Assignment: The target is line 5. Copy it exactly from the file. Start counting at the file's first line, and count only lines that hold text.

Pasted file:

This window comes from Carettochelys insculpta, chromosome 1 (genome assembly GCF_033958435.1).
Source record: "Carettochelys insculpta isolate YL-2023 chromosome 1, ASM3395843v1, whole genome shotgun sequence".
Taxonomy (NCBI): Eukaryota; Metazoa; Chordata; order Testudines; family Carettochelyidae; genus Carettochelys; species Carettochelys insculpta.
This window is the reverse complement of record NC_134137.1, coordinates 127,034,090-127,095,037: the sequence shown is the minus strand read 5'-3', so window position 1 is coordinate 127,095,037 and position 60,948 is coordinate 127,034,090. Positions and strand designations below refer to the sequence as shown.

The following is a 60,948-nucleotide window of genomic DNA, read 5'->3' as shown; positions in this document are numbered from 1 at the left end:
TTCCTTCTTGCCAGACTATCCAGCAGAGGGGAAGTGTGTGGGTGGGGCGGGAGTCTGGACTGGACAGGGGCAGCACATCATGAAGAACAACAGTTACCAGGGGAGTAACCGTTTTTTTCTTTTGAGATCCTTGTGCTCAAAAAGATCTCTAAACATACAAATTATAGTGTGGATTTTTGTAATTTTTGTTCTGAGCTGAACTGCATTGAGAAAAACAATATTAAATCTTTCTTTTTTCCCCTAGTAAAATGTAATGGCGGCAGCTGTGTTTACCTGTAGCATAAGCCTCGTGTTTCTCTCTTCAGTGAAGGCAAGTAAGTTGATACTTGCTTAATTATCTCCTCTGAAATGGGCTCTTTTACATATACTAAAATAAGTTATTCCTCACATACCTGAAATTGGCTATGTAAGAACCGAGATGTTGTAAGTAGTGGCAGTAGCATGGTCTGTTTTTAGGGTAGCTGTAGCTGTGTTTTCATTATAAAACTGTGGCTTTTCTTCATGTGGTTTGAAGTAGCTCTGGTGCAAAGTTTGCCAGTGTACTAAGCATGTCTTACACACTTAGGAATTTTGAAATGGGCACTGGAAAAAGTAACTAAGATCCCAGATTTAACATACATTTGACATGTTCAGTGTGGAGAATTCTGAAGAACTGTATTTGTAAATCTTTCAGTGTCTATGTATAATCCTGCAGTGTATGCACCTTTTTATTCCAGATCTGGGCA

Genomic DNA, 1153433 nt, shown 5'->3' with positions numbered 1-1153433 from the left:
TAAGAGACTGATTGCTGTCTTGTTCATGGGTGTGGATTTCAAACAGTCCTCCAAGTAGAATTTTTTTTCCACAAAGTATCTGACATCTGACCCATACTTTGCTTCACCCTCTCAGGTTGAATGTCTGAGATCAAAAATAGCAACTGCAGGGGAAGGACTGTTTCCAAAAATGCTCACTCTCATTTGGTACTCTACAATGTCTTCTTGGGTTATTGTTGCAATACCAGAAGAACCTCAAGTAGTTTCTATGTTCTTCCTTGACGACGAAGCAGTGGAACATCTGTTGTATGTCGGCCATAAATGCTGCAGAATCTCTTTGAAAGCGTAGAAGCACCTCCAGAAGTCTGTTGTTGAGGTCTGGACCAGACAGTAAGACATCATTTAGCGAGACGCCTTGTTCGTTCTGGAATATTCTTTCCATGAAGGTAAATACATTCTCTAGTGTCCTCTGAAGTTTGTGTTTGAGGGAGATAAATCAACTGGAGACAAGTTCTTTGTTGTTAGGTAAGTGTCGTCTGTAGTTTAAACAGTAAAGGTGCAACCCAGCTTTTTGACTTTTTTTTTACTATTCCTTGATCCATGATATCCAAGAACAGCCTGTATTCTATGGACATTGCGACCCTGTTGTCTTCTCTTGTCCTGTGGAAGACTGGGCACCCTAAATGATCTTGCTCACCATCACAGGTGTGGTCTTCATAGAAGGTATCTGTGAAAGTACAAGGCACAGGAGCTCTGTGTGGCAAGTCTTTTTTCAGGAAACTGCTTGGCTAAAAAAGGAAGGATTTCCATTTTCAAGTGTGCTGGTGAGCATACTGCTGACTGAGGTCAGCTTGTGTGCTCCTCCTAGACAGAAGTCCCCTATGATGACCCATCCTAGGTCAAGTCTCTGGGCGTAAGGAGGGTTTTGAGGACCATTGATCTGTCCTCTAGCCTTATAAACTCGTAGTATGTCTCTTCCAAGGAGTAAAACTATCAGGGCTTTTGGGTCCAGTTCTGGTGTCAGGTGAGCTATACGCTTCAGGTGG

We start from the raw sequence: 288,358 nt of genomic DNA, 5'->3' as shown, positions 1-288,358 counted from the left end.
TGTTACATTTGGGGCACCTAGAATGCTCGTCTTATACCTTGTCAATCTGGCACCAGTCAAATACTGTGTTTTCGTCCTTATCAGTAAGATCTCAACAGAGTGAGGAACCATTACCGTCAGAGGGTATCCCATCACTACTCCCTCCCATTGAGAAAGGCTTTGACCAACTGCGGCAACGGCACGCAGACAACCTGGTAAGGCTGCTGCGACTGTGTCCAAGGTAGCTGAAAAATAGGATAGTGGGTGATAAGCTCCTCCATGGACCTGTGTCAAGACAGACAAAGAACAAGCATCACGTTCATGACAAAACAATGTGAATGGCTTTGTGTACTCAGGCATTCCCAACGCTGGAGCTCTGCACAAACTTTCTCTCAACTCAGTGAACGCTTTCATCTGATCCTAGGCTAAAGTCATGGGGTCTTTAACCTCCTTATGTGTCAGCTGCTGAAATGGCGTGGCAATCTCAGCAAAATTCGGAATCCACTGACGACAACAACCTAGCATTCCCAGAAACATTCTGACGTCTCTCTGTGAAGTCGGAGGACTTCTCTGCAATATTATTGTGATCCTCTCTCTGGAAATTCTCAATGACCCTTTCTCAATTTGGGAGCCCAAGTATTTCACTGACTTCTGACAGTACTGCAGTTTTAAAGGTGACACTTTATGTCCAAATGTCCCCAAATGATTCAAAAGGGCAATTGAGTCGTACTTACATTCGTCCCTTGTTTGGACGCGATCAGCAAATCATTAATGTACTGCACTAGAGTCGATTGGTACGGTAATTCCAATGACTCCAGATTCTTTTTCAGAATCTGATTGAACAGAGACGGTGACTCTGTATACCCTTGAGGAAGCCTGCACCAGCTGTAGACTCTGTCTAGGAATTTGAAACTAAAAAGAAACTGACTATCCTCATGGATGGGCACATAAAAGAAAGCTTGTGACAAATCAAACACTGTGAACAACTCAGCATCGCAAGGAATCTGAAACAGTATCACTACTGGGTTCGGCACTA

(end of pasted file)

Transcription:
The following is a 60,948-nucleotide window of genomic DNA, read 5'->3' as shown; positions in this document are numbered from 1 at the left end: